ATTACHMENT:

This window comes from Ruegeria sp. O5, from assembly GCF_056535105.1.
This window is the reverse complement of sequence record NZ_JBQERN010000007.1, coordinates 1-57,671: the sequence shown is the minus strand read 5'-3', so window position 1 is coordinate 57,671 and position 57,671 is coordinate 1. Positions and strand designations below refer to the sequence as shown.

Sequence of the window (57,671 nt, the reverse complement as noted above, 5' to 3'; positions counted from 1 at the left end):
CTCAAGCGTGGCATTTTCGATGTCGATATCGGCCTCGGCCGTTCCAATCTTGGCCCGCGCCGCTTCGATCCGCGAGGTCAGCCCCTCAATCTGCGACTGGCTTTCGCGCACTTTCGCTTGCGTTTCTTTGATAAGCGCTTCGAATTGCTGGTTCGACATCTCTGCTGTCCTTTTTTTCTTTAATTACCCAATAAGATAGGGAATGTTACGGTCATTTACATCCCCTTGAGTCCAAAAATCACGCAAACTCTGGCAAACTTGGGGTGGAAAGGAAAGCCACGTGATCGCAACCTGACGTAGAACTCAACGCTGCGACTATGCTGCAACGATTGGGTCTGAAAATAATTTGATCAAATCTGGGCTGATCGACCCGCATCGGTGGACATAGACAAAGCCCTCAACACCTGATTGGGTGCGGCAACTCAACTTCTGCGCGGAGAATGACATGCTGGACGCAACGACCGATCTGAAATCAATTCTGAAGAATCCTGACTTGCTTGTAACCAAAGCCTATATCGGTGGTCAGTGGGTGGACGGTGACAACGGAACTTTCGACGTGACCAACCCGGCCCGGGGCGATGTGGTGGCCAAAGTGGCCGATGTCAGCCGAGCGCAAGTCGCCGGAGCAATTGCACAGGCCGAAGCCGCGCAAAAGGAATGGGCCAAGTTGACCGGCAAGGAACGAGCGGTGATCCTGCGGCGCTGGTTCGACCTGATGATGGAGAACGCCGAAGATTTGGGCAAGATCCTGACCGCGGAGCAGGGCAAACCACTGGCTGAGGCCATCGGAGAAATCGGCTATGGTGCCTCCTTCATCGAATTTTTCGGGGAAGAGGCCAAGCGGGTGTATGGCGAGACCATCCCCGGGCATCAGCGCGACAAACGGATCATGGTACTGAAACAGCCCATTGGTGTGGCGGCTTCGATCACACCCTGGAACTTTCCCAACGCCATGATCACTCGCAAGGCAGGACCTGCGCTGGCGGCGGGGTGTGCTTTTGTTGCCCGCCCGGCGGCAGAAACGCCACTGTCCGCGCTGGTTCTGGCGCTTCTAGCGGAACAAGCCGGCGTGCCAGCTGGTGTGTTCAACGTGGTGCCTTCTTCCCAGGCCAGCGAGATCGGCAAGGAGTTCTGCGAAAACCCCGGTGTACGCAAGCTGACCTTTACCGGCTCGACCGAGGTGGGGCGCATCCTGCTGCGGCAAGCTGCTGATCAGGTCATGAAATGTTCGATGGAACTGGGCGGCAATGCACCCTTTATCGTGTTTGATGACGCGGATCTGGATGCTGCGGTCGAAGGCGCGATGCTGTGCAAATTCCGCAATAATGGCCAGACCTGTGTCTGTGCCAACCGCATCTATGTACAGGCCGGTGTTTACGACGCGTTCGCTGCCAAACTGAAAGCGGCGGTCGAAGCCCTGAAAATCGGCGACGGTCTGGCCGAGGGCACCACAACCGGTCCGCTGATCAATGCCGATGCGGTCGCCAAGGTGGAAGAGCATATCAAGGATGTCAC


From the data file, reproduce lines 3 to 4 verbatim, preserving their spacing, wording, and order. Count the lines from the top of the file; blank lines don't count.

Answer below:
Sequence of the window (57,671 nt, the reverse complement as noted above, 5' to 3'; positions counted from 1 at the left end):
CTCAAGCGTGGCATTTTCGATGTCGATATCGGCCTCGGCCGTTCCAATCTTGGCCCGCGCCGCTTCGATCCGCGAGGTCAGCCCCTCAATCTGCGACTGGCTTTCGCGCACTTTCGCTTGCGTTTCTTTGATAAGCGCTTCGAATTGCTGGTTCGACATCTCTGCTGTCCTTTTTTTCTTTAATTACCCAATAAGATAGGGAATGTTACGGTCATTTACATCCCCTTGAGTCCAAAAATCACGCAAACTCTGGCAAACTTGGGGTGGAAAGGAAAGCCACGTGATCGCAACCTGACGTAGAACTCAACGCTGCGACTATGCTGCAACGATTGGGTCTGAAAATAATTTGATCAAATCTGGGCTGATCGACCCGCATCGGTGGACATAGACAAAGCCCTCAACACCTGATTGGGTGCGGCAACTCAACTTCTGCGCGGAGAATGACATGCTGGACGCAACGACCGATCTGAAATCAATTCTGAAGAATCCTGACTTGCTTGTAACCAAAGCCTATATCGGTGGTCAGTGGGTGGACGGTGACAACGGAACTTTCGACGTGACCAACCCGGCCCGGGGCGATGTGGTGGCCAAAGTGGCCGATGTCAGCCGAGCGCAAGTCGCCGGAGCAATTGCACAGGCCGAAGCCGCGCAAAAGGAATGGGCCAAGTTGACCGGCAAGGAACGAGCGGTGATCCTGCGGCGCTGGTTCGACCTGATGATGGAGAACGCCGAAGATTTGGGCAAGATCCTGACCGCGGAGCAGGGCAAACCACTGGCTGAGGCCATCGGAGAAATCGGCTATGGTGCCTCCTTCATCGAATTTTTCGGGGAAGAGGCCAAGCGGGTGTATGGCGAGACCATCCCCGGGCATCAGCGCGACAAACGGATCATGGTACTGAAACAGCCCATTGGTGTGGCGGCTTCGATCACACCCTGGAACTTTCCCAACGCCATGATCACTCGCAAGGCAGGACCTGCGCTGGCGGCGGGGTGTGCTTTTGTTGCCCGCCCGGCGGCAGAAACGCCACTGTCCGCGCTGGTTCTGGCGCTTCTAGCGGAACAAGCCGGCGTGCCAGCTGGTGTGTTCAACGTGGTGCCTTCTTCCCAGGCCAGCGAGATCGGCAAGGAGTTCTGCGAAAACCCCGGTGTACGCAAGCTGACCTTTACCGGCTCGACCGAGGTGGGGCGCATCCTGCTGCGGCAAGCTGCTGATCAGGTCATGAAATGTTCGATGGAACTGGGCGGCAATGCACCCTTTATCGTGTTTGATGACGCGGATCTGGATGCTGCGGTCGAAGGCGCGATGCTGTGCAAATTCCGCAATAATGGCCAGACCTGTGTCTGTGCCAACCGCATCTATGTACAGGCCGGTGTTTACGACGCGTTCGCTGCCAAACTGAAAGCGGCGGTCGAAGCCCTGAAAATCGGCGACGGTCTGGCCGAGGGCACCACAACCGGTCCGCTGATCAATGCCGATGCGGTCGCCAAGGTGGAAGAGCATATCAAGGATGTCAC